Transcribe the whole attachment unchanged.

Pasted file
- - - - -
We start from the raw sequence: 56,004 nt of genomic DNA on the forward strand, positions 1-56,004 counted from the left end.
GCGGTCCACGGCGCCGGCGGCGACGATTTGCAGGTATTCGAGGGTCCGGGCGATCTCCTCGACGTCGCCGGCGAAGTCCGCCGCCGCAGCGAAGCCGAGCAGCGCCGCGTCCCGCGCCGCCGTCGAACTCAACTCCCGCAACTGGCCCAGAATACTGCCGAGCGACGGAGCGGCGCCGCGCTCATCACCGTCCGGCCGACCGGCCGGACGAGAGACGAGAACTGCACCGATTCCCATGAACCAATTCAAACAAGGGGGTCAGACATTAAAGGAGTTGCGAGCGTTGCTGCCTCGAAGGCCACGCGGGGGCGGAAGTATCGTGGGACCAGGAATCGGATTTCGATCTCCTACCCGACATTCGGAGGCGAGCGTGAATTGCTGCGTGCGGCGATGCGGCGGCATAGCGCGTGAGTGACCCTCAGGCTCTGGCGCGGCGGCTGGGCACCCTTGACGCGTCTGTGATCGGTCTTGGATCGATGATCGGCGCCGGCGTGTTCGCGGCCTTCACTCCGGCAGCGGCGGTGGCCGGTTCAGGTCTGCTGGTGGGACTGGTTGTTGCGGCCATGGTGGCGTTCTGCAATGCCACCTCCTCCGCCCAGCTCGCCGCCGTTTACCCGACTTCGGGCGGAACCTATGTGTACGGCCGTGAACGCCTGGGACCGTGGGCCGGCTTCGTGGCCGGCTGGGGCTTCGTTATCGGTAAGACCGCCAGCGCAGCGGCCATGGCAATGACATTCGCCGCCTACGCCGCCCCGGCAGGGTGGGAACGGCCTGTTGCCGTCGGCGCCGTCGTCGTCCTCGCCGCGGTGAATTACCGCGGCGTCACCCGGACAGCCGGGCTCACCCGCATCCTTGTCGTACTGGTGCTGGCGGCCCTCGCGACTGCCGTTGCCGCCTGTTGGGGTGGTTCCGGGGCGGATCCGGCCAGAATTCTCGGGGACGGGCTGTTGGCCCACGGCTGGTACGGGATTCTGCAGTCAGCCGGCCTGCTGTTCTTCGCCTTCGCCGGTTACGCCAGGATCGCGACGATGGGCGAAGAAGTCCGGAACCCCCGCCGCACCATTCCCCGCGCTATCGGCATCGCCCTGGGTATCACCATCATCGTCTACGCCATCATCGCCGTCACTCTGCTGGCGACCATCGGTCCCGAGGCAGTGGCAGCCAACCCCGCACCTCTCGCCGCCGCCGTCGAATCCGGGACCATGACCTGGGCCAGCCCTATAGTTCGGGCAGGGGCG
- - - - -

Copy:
We start from the raw sequence: 56,004 nt of genomic DNA on the forward strand, positions 1-56,004 counted from the left end.
GCGGTCCACGGCGCCGGCGGCGACGATTTGCAGGTATTCGAGGGTCCGGGCGATCTCCTCGACGTCGCCGGCGAAGTCCGCCGCCGCAGCGAAGCCGAGCAGCGCCGCGTCCCGCGCCGCCGTCGAACTCAACTCCCGCAACTGGCCCAGAATACTGCCGAGCGACGGAGCGGCGCCGCGCTCATCACCGTCCGGCCGACCGGCCGGACGAGAGACGAGAACTGCACCGATTCCCATGAACCAATTCAAACAAGGGGGTCAGACATTAAAGGAGTTGCGAGCGTTGCTGCCTCGAAGGCCACGCGGGGGCGGAAGTATCGTGGGACCAGGAATCGGATTTCGATCTCCTACCCGACATTCGGAGGCGAGCGTGAATTGCTGCGTGCGGCGATGCGGCGGCATAGCGCGTGAGTGACCCTCAGGCTCTGGCGCGGCGGCTGGGCACCCTTGACGCGTCTGTGATCGGTCTTGGATCGATGATCGGCGCCGGCGTGTTCGCGGCCTTCACTCCGGCAGCGGCGGTGGCCGGTTCAGGTCTGCTGGTGGGACTGGTTGTTGCGGCCATGGTGGCGTTCTGCAATGCCACCTCCTCCGCCCAGCTCGCCGCCGTTTACCCGACTTCGGGCGGAACCTATGTGTACGGCCGTGAACGCCTGGGACCGTGGGCCGGCTTCGTGGCCGGCTGGGGCTTCGTTATCGGTAAGACCGCCAGCGCAGCGGCCATGGCAATGACATTCGCCGCCTACGCCGCCCCGGCAGGGTGGGAACGGCCTGTTGCCGTCGGCGCCGTCGTCGTCCTCGCCGCGGTGAATTACCGCGGCGTCACCCGGACAGCCGGGCTCACCCGCATCCTTGTCGTACTGGTGCTGGCGGCCCTCGCGACTGCCGTTGCCGCCTGTTGGGGTGGTTCCGGGGCGGATCCGGCCAGAATTCTCGGGGACGGGCTGTTGGCCCACGGCTGGTACGGGATTCTGCAGTCAGCCGGCCTGCTGTTCTTCGCCTTCGCCGGTTACGCCAGGATCGCGACGATGGGCGAAGAAGTCCGGAACCCCCGCCGCACCATTCCCCGCGCTATCGGCATCGCCCTGGGTATCACCATCATCGTCTACGCCATCATCGCCGTCACTCTGCTGGCGACCATCGGTCCCGAGGCAGTGGCAGCCAACCCCGCACCTCTCGCCGCCGCCGTCGAATCCGGGACCATGACCTGGGCCAGCCCTATAGTTCGGGCAGGGGCG